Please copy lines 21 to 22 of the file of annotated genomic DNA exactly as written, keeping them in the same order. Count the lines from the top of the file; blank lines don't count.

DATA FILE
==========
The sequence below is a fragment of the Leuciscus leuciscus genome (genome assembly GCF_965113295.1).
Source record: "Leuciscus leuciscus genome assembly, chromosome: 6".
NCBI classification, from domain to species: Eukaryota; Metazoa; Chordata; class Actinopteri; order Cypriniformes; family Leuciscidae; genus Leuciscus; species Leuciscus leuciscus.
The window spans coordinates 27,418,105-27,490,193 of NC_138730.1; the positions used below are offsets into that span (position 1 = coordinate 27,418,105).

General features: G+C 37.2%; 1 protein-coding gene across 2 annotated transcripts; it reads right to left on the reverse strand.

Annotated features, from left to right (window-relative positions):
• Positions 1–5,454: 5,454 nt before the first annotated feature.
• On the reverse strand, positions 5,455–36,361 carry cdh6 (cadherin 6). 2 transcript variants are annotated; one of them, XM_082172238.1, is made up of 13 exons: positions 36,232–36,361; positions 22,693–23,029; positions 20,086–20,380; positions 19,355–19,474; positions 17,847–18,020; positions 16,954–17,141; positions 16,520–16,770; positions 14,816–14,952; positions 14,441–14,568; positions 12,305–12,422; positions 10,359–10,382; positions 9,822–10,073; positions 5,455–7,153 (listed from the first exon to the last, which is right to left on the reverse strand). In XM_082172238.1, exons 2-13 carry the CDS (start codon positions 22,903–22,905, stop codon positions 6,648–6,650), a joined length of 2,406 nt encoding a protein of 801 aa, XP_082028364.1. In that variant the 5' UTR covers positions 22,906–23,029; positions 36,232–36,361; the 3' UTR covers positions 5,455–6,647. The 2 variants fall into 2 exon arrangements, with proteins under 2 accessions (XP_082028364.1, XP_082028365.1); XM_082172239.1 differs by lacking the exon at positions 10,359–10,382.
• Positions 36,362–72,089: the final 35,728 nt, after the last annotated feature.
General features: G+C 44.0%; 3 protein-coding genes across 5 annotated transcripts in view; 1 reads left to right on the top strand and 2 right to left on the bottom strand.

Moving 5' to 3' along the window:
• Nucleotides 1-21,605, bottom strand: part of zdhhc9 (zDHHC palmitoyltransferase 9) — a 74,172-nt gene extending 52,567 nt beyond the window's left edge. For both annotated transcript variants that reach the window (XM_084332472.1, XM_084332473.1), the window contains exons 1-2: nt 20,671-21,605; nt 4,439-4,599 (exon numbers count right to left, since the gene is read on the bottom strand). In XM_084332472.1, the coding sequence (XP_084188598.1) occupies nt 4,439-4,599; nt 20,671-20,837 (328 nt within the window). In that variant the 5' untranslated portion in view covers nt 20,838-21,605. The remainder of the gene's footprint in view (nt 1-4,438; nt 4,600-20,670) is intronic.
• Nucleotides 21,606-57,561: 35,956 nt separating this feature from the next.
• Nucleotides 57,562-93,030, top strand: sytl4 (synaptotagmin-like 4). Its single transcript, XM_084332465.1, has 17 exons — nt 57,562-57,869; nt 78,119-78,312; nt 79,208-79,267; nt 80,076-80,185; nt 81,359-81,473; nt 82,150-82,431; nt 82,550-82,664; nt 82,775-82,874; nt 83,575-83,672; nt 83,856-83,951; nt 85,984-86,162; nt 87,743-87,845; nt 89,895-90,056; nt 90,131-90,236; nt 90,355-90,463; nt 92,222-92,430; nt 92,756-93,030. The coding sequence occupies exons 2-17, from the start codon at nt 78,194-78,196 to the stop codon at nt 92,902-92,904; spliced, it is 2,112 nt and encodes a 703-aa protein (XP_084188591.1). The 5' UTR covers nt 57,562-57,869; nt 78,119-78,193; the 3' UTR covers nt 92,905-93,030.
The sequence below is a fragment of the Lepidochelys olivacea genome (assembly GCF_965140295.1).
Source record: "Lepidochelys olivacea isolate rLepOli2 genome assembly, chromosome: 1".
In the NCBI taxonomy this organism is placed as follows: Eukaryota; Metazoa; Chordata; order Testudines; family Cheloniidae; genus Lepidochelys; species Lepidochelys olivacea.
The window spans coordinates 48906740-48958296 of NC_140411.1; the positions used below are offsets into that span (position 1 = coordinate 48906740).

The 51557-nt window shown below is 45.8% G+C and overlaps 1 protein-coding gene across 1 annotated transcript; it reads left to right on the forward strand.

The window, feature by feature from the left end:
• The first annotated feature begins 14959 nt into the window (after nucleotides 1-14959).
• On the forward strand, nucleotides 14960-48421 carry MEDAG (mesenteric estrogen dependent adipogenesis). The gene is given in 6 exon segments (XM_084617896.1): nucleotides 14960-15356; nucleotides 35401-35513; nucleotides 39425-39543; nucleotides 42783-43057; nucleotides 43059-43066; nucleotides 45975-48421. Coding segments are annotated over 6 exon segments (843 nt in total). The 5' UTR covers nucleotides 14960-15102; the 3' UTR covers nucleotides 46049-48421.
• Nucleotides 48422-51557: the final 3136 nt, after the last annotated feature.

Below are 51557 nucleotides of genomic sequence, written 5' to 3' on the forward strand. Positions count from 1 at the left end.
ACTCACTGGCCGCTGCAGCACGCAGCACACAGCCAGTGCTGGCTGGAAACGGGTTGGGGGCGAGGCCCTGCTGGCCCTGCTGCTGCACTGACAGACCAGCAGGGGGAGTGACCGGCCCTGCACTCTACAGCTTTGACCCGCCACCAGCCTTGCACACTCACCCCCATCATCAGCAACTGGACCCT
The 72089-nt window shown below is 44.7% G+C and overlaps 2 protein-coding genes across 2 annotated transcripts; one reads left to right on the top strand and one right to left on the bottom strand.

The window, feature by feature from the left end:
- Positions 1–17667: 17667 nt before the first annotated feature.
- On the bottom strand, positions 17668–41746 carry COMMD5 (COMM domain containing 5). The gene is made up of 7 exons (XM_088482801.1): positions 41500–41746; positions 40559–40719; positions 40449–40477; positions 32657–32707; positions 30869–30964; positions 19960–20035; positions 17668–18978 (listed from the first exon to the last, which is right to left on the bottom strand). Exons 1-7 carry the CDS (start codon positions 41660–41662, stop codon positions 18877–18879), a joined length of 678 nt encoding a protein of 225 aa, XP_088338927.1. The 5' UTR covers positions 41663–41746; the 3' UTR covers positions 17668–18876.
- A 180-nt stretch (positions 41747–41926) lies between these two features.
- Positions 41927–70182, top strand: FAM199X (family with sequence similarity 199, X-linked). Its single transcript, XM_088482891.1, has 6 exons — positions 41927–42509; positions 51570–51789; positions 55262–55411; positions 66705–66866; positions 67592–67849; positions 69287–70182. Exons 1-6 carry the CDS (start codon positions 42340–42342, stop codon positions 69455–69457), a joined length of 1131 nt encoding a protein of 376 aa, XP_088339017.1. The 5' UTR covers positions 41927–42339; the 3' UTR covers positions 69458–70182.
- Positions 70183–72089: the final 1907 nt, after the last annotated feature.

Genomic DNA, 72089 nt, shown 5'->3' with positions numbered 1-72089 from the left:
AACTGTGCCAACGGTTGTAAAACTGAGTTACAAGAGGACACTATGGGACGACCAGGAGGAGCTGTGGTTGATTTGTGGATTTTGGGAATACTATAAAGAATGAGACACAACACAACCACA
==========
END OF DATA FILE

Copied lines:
• The first annotated feature begins 14959 nt into the window (after nucleotides 1-14959).
• On the forward strand, nucleotides 14960-48421 carry MEDAG (mesenteric estrogen dependent adipogenesis). The gene is given in 6 exon segments (XM_084617896.1): nucleotides 14960-15356; nucleotides 35401-35513; nucleotides 39425-39543; nucleotides 42783-43057; nucleotides 43059-43066; nucleotides 45975-48421. Coding segments are annotated over 6 exon segments (843 nt in total). The 5' UTR covers nucleotides 14960-15102; the 3' UTR covers nucleotides 46049-48421.